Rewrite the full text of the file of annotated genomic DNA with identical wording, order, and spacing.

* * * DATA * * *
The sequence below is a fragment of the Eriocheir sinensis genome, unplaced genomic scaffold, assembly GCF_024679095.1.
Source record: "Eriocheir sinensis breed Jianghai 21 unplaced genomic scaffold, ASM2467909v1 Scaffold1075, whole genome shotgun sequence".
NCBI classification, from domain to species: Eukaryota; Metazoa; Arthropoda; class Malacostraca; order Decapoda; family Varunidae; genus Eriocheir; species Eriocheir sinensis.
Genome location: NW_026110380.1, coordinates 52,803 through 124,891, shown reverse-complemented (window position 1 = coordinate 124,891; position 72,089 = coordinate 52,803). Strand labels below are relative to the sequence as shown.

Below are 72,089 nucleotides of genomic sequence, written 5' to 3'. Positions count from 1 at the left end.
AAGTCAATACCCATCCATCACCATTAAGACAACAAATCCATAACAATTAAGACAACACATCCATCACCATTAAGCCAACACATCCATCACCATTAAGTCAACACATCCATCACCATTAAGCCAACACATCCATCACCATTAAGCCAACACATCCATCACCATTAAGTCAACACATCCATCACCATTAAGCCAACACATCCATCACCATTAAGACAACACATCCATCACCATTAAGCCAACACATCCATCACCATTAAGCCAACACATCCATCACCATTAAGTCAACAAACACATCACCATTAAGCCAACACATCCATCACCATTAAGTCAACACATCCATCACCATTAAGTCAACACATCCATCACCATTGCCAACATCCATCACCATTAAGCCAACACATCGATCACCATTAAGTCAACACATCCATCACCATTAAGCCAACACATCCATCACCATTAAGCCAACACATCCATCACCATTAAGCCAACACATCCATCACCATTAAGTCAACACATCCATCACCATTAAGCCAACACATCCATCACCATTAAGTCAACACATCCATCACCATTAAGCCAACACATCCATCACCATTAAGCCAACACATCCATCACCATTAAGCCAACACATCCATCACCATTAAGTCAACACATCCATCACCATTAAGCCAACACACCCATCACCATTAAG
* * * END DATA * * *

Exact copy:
The sequence below is a fragment of the Eriocheir sinensis genome, unplaced genomic scaffold, assembly GCF_024679095.1.
Source record: "Eriocheir sinensis breed Jianghai 21 unplaced genomic scaffold, ASM2467909v1 Scaffold1075, whole genome shotgun sequence".
NCBI classification, from domain to species: Eukaryota; Metazoa; Arthropoda; class Malacostraca; order Decapoda; family Varunidae; genus Eriocheir; species Eriocheir sinensis.
Genome location: NW_026110380.1, coordinates 52,803 through 124,891, shown reverse-complemented (window position 1 = coordinate 124,891; position 72,089 = coordinate 52,803). Strand labels below are relative to the sequence as shown.

Below are 72,089 nucleotides of genomic sequence, written 5' to 3'. Positions count from 1 at the left end.
AAGTCAATACCCATCCATCACCATTAAGACAACAAATCCATAACAATTAAGACAACACATCCATCACCATTAAGCCAACACATCCATCACCATTAAGTCAACACATCCATCACCATTAAGCCAACACATCCATCACCATTAAGCCAACACATCCATCACCATTAAGTCAACACATCCATCACCATTAAGCCAACACATCCATCACCATTAAGACAACACATCCATCACCATTAAGCCAACACATCCATCACCATTAAGCCAACACATCCATCACCATTAAGTCAACAAACACATCACCATTAAGCCAACACATCCATCACCATTAAGTCAACACATCCATCACCATTAAGTCAACACATCCATCACCATTGCCAACATCCATCACCATTAAGCCAACACATCGATCACCATTAAGTCAACACATCCATCACCATTAAGCCAACACATCCATCACCATTAAGCCAACACATCCATCACCATTAAGCCAACACATCCATCACCATTAAGTCAACACATCCATCACCATTAAGCCAACACATCCATCACCATTAAGTCAACACATCCATCACCATTAAGCCAACACATCCATCACCATTAAGCCAACACATCCATCACCATTAAGCCAACACATCCATCACCATTAAGTCAACACATCCATCACCATTAAGCCAACACACCCATCACCATTAAG